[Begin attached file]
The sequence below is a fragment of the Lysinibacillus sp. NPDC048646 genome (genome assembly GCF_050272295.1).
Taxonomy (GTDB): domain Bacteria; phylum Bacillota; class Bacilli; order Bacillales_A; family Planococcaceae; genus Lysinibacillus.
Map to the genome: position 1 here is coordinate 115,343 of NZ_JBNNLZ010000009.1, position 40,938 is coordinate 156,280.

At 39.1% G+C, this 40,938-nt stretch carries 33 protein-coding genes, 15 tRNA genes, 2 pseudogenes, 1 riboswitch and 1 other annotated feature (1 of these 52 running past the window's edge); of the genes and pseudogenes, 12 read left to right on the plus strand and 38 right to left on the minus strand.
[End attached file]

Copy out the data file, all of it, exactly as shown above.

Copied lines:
The sequence below is a fragment of the Lysinibacillus sp. NPDC048646 genome (genome assembly GCF_050272295.1).
Taxonomy (GTDB): domain Bacteria; phylum Bacillota; class Bacilli; order Bacillales_A; family Planococcaceae; genus Lysinibacillus.
Map to the genome: position 1 here is coordinate 115,343 of NZ_JBNNLZ010000009.1, position 40,938 is coordinate 156,280.

At 39.1% G+C, this 40,938-nt stretch carries 33 protein-coding genes, 15 tRNA genes, 2 pseudogenes, 1 riboswitch and 1 other annotated feature (1 of these 52 running past the window's edge); of the genes and pseudogenes, 12 read left to right on the plus strand and 38 right to left on the minus strand.